(CN) – An attorney for the creators of Superman waived attorney-client privilege by giving the government legal documents that were allegedly stolen by another lawyer and shopped to D.C. Comics, the 9th Circuit ruled Tuesday.
A dispute has been brewing for years over the rights to the iconic and lucrative superhero, whom writer Jerry Siegel and illustrator Joe Shuster created in the 1930s. D.C. Comics and Warner Brothers claim that attorney Marc Toberoff tried to take control of the copyright himself by manipulating Siegel and Shuster’s heirs into breaking decades-old agreements.
Around 2006, David Michaels, a lawyer working for Toberoff, “abscond[ed] with copies of several documents from the Siegel and Shuster files,” sending them to D.C. Comics, including “a cover letter, written in the form of a timeline, outlining in detail Toberoff’s alleged master plan to capture Superman for himself.”
D.C. Comics gave the allegedly stolen documents over to an outside attorney and began a quest to obtain them through discovery. Toberoff refused to hand them over, saying the documents were protected by attorney-client privilege because they involved communication with the heirs. A magistrate judge eventually ordered production of some of the documents – including the timeline – and D.C. Comics received them in 2008.
Relying on the timeline-cover letter, D.C. Comics filed a 2010 complaint against Toberoff, the heirs and others.
Since then, “Toberoff has continued to resist the use of any of the documents taken from his offices, including those already disclosed to D.C. Comics and especially Michaels’ letter,” according to the 9th Circuit.
Just after D.C. Comics sued, the U.S. Attorney’s Office in Los Angeles, acting on a request from Toberoff, issued a Grand Jury subpoena for the documents as part of an investigation into the alleged theft. After Toberoff complied by producing unredacted copies of the documents, D.C. Comics moved for the same access.
A magistrate judge again ruled for D.C. Comics, finding that Toberoff’s voluntary disclosure waives attorney-client privilege. Toberoff appealed to the 9th Circuit with a writ of mandamus, arguing that privilege remained because he merely disclosed the documents to the government.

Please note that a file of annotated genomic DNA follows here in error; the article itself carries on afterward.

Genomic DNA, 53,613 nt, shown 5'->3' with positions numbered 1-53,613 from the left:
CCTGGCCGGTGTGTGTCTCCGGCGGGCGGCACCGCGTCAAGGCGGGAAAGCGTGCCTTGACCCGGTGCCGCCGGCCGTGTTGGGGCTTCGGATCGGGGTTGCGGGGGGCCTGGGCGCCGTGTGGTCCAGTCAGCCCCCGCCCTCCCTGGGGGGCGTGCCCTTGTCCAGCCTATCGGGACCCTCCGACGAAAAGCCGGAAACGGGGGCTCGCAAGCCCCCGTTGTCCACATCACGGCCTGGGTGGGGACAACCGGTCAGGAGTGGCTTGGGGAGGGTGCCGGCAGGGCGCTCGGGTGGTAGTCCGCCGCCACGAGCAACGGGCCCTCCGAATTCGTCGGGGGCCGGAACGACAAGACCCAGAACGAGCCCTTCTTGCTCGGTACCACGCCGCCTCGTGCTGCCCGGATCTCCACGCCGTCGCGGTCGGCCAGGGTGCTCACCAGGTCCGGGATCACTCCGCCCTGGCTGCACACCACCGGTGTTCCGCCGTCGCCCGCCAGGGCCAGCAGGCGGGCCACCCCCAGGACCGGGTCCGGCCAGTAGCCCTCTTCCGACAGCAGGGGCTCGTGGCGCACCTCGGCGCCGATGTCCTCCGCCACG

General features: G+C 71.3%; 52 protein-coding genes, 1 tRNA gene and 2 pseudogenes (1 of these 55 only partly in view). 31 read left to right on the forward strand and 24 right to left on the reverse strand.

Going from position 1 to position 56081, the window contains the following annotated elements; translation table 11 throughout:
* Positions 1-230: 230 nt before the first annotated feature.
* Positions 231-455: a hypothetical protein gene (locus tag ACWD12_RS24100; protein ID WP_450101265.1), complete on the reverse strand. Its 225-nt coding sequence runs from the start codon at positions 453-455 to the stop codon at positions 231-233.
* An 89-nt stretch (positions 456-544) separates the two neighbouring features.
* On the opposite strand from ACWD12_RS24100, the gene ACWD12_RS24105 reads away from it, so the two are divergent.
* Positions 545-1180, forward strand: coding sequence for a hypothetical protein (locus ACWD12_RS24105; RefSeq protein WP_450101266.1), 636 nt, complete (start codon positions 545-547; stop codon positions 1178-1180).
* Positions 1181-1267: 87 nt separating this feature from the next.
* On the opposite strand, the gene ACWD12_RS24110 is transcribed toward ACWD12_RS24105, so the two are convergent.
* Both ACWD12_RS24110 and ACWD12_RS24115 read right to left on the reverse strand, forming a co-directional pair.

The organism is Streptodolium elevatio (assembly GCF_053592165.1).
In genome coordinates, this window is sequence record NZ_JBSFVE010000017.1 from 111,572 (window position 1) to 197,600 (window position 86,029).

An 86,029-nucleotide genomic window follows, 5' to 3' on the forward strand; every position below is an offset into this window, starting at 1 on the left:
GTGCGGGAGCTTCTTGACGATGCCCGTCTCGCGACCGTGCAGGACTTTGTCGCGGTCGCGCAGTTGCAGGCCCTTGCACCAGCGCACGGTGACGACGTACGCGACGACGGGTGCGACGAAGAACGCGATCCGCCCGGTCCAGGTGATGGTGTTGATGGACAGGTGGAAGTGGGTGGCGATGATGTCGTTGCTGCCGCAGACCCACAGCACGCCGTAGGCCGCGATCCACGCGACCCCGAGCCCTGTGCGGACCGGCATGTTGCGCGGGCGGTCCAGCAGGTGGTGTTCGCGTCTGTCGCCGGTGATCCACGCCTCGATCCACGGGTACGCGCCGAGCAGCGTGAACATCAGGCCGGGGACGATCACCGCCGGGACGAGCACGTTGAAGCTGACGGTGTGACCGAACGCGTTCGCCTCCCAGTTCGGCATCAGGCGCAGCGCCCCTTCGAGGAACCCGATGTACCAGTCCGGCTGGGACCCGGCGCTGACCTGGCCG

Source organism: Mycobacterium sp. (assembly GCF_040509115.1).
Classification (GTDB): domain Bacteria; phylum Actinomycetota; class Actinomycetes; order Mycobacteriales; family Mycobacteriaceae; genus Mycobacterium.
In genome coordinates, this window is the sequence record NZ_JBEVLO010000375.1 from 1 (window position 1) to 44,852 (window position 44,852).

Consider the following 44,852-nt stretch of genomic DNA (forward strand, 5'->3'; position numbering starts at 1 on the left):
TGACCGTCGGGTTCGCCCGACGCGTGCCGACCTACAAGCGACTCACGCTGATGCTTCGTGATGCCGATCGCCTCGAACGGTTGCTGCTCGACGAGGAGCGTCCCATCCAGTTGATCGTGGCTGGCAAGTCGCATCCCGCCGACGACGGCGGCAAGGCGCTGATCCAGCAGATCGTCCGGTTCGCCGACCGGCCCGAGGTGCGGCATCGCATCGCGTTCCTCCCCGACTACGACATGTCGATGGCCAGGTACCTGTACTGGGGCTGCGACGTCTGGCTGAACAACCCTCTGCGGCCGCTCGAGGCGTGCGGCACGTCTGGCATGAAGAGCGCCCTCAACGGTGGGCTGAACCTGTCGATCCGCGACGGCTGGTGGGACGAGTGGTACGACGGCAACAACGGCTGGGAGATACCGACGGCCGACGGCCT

The three-judge appellate panel rejected this claim, however, while criticizing the attorney-producer’s business model.
“Having set his sights on Superman, Toberoff approached the heirs with an offer to manage preexisting litigation over the rights Siegel and Shuster had ceded to D.C. Comics,” Judge Diarmuid O’Scannlain wrote for the court. “He also claimed that he would arrange for a new Superman film to be produced. To pursue these goals, Toberoff created a joint venture between the heirs and an entity he owned. Toberoff served as both a business advisor and an attorney for that venture. The ethical and professional concerns raised by Toberoff’s actions will likely occur to many readers, but they are not before this court.”
The panel, which included Chief Judge Alex Kozinski, found that “voluntarily disclosing privileged documents to third parties will generally destroy the privilege,” and that this does not change just because the third party is the government.
“Given that Congress has declined broadly to adopt a new privilege to protect disclosures of attorney-client privileged materials to the government, we will not do so here,” O’Scannlain wrote.
Editor’s Note: In an amended opinion published May 11, 2012, the court added that “there has been no finding of wrongdoing on the part of Mr. Michaels.”
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